As the editor of Dessert Professional magazine, I taste my good share of high-end, fru-fru, $14 restaurant desserts. And they are generally excellent. But sometimes I crave a simple down-home treat, like a good chocolaty brownie or, my personal favorite, a chocolate chunk cookie studded with macadamia nuts (cousin of the chocolate chip cookie). This recipe is a little different from the standard Toll House cookie recipe—it’s got a little less flour and an extra egg, which causes the cookies to bake up flat and slightly crispy around the edges. This way you can focus on the good stuff, like the big chunks of bittersweet chocolate and salted macadamia nuts. And while my cookies are over-sized, but you can certainly downsize yours by cutting amount of dough you use for each cookie in half.
Sunday, January 31, 2010
Tuesday, January 26, 2010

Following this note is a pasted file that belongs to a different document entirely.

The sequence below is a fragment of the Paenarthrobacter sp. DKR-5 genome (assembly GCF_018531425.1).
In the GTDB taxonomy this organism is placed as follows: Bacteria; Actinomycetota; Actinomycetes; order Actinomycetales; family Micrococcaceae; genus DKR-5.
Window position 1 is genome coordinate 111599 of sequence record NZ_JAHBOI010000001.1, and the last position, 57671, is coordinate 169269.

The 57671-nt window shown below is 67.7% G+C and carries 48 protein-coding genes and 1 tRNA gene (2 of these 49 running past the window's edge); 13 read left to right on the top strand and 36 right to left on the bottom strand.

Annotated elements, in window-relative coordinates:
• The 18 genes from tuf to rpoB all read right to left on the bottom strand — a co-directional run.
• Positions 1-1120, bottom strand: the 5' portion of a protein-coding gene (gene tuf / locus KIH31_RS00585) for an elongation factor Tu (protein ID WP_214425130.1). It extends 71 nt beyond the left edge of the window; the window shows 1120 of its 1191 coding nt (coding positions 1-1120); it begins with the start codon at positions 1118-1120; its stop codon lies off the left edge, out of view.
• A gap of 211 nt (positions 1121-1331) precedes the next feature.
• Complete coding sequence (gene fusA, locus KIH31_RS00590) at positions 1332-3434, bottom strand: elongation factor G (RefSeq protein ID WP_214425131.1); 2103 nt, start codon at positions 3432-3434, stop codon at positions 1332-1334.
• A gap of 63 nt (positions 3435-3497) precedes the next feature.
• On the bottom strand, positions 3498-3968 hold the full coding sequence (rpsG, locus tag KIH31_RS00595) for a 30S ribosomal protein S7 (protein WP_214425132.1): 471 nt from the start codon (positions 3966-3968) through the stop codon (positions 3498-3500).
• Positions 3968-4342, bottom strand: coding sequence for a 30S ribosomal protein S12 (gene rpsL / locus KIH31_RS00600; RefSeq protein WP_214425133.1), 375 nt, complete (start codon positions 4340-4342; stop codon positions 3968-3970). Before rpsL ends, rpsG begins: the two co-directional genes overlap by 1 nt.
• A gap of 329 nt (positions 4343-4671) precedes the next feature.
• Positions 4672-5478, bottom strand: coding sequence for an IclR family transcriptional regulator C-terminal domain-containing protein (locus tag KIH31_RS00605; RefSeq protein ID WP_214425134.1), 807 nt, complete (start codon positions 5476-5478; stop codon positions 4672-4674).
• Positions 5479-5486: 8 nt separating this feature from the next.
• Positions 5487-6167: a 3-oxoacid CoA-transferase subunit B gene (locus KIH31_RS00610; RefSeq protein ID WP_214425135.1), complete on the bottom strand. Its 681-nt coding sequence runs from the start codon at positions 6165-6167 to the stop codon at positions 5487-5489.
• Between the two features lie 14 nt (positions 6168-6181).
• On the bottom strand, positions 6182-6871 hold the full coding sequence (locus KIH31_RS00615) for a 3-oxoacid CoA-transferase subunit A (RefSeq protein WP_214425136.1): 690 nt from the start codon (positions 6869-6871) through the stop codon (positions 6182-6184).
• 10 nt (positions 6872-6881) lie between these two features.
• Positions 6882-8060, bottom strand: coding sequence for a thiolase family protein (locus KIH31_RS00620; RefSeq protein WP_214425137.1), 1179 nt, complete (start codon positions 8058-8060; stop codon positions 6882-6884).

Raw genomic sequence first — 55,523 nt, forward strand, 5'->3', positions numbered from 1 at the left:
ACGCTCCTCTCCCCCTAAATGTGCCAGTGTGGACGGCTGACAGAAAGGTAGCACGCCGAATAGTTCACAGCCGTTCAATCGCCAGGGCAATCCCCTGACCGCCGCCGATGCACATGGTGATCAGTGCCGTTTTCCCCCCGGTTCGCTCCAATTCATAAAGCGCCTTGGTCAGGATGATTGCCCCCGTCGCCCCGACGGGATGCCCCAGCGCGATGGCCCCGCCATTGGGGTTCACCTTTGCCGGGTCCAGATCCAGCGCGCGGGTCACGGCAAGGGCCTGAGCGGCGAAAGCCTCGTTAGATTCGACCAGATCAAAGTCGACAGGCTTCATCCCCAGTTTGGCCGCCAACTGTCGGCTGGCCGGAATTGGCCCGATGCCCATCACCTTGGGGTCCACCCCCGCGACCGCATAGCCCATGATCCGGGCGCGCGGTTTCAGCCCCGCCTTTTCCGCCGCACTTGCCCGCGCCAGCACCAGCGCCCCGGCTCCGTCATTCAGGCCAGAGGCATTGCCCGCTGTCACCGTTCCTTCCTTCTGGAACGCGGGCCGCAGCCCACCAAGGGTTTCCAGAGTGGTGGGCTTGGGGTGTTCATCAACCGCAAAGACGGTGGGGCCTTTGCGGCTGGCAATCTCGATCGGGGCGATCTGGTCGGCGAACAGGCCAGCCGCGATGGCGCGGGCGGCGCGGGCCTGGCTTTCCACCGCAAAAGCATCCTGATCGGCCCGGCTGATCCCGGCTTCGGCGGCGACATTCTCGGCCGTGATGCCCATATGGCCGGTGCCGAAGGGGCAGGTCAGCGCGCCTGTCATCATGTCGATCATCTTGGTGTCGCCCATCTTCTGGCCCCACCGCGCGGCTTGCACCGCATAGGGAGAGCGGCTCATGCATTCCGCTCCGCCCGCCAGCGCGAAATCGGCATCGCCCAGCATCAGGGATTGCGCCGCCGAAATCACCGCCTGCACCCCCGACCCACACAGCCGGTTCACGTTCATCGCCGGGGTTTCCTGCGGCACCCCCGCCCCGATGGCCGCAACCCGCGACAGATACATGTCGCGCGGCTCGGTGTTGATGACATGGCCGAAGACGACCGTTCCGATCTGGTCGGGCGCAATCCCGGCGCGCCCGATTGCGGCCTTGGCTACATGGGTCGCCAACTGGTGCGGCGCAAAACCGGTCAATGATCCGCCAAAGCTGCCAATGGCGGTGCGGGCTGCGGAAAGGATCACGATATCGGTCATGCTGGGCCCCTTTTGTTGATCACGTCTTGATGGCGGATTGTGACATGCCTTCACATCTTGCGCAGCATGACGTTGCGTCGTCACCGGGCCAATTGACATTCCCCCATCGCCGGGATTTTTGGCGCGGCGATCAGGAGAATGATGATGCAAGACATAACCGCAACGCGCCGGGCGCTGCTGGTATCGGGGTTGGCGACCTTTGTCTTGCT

If your experience with marshmallows has been limited to Campfire, Jet Puff or Marshmallow Fluff brands, you need to take a walk on the wild side and try making your own. Why bother? It’s all about texture, first, then taste. Industrial marshmallows are made to hold their shape while being tossed about in transit to our supermarket, so they’re firm and gummy, and somewhat tough. Homespun marshmallows, in contrast, are pillow-soft and airy and sort of melt in your mouth. They are also versatile. While I made a simple Honey Vanilla flavor, you can add some fruit puree (about ¼ cup for this recipe) or extract at the end and a few drops of food coloring to transform the basic recipe into something exotic. You can also spread them onto a half-sheetpan to make thinner marshmallows, and use a cookie cutter to cut them into cute shapes. In fact, I might even make some heart-shaped pink raspberry or passion fruit marshmallows for that big holiday coming up in February. Who knows?